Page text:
Gold Coast fires up over Chinese casino resort

The Gold Coast will welcome a new Swissotel hotel.

A $3 billion mega-casino resort planned to be built on the Gold Coast, backed by the Chinese government, is under fire for failing to provide specific details of the development during the crucial public consultation period.

Veteran developer Norm Rix, who was last year inducted into the Gold Coast Business Hall of Fame, says the Queensland government is providing “piecemeal, filtered” and “inadequate” information to the public about the project to “mitigate any ­realistic assessment of the proposal”.

“The current consultation process … provides nothing more than marketing material from (developer) ASF to ‘sell’ the project,” Rix says.

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“There is no ability for the public to adequately appraise its impacts upon the city and its residents.”

Earlier this month the Queensland ALP government completed a “public consultation” canvassing opinions from residents about the project — proposed for the Southport Spit between Sea World and ­Palazzo Versace — despite failing to provide basic information about the plans.

Neither the government nor developer ASF Consortium has stated the number of apartments to be built or the height of the high-rise towers, beyond simplistic “artist impression” drawings.

Developer Norm Rix Gold Coast

Developer Norm Rix says there is inadequate information about the proposal.

Further fuelling claims of ­deliberate poor transparency, the two-page questionnaire respondents were asked to fill out about the casino project made no reference to the word “casino”.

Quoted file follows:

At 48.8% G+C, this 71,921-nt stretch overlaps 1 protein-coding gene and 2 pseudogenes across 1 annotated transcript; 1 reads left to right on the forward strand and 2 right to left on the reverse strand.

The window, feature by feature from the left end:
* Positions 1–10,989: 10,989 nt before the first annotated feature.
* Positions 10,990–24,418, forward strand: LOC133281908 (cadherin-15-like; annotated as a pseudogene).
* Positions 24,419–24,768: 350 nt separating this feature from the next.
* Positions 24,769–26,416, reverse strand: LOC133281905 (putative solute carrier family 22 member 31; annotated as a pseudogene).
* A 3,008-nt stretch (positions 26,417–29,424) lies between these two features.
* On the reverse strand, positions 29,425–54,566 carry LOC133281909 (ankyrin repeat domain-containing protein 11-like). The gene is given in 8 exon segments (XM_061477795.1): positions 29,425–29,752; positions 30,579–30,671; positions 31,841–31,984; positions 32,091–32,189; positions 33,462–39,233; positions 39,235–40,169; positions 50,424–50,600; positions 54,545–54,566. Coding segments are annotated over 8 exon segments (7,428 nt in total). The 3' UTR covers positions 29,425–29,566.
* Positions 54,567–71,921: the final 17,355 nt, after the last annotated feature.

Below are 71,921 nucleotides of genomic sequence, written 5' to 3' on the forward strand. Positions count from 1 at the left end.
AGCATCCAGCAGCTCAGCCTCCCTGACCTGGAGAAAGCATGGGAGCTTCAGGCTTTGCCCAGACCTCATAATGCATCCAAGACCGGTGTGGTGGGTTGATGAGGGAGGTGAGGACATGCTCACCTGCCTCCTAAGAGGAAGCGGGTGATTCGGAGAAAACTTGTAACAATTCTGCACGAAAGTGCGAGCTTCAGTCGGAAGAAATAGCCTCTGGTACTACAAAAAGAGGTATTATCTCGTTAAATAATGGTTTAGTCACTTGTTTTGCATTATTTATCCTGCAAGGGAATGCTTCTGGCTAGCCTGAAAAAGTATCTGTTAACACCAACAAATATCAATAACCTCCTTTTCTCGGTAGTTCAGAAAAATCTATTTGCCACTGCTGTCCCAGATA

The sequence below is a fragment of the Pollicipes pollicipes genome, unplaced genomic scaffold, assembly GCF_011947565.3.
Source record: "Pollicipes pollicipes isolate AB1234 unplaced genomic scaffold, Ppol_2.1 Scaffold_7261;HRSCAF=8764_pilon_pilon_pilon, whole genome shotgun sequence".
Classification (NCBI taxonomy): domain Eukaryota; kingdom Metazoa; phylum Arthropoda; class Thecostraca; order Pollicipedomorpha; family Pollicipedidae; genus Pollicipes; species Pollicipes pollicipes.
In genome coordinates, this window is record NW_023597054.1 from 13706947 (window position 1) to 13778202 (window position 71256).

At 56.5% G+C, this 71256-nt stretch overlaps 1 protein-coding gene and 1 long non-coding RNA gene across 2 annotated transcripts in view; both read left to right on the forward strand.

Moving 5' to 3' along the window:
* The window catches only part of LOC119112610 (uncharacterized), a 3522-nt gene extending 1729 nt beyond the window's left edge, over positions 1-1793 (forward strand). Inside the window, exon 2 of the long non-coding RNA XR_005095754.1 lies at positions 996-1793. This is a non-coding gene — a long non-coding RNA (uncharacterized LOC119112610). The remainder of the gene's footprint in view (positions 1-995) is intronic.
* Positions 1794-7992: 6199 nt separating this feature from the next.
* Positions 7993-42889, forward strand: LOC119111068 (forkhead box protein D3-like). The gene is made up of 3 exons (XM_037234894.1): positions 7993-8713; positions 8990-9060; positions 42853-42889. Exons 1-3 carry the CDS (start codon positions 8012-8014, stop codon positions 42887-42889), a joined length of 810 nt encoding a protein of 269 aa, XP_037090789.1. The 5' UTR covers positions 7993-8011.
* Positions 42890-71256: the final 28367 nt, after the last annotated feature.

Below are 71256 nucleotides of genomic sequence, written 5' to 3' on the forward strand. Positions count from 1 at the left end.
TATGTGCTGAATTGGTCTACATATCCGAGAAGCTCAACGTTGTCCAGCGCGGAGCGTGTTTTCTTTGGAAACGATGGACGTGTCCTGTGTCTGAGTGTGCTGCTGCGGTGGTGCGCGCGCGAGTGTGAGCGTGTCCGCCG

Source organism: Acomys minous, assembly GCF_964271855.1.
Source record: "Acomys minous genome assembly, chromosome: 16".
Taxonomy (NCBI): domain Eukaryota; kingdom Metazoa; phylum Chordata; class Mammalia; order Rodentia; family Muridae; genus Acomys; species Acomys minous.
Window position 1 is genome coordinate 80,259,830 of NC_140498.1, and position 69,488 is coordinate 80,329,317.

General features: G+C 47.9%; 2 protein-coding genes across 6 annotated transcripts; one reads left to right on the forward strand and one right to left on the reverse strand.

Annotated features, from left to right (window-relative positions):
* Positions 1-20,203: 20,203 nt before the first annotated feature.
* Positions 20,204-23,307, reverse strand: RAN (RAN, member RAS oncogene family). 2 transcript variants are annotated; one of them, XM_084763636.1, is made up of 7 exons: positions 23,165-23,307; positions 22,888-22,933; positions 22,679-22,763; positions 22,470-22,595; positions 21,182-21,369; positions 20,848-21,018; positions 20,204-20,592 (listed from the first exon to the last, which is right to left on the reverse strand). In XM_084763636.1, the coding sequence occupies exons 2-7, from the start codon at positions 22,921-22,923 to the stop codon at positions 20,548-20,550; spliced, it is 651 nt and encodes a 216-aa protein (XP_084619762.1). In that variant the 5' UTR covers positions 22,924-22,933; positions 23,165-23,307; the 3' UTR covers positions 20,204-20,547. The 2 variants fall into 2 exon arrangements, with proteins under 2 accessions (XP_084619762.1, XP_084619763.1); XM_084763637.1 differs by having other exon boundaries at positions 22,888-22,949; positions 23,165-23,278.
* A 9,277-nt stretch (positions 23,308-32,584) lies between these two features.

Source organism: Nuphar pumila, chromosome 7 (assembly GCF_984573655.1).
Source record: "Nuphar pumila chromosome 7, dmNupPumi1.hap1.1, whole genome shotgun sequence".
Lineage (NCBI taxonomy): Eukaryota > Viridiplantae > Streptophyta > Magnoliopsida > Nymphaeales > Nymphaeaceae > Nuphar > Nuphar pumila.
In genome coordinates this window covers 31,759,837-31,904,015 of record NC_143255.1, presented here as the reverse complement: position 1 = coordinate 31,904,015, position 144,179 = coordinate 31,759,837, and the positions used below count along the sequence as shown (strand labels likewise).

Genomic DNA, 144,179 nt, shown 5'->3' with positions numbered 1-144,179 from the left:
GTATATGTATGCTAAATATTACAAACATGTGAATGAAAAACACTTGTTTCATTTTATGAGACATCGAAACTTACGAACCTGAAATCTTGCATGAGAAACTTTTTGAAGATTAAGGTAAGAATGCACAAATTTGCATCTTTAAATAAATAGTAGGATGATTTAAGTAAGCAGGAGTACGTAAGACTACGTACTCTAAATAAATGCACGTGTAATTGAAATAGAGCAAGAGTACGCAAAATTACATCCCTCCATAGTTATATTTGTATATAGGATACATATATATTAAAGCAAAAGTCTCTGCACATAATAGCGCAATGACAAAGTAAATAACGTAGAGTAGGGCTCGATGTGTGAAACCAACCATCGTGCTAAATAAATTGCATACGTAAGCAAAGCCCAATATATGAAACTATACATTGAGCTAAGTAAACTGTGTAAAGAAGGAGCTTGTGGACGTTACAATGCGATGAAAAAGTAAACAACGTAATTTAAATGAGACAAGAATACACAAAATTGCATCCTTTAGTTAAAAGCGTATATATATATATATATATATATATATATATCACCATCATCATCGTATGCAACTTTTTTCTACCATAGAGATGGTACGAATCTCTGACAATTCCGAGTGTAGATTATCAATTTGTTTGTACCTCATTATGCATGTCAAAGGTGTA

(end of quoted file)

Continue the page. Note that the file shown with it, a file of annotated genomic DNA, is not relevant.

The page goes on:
Rix, who is also a former Gold Coast city councillor, is joined by a string of other Gold Coast businesspeople who are opposed to the project, which they argue is ill-conceived and being improperly facilitated by the state government.

Save Our Broadwater chairman Alan Rickard, also a former Gold Coast councillor, who served as council chairman of economic development for 10 years, says the Gold Coast City Plan signed last year after extensive consultation set a maximum building height of three storeys on The Spit, while ASF is seeking to build towers “50 storeys high”.

“When I was on council, Sea World wanted to put in a rollercoaster which went a little above three storeys and there was a huge outcry. Now someone comes in and 50 storeys seems to be OK,” Rickard says.

Gold Coast businessman David Hutley, president of the Main Beach Association, says he and many of his associates who were “of business pedigree and not a bunch of greenies” are also angered by what they see as extremely poor community consultation.

“I haven’t seen too many proposals which are as flimsy as this,” Hutley says.

When asked to provide The Weekend Australian with specific details of the proposal, the office of Queensland Minister for State Development Anthony Lynham was unable to do so. Dr Lynham declined to be interviewed.

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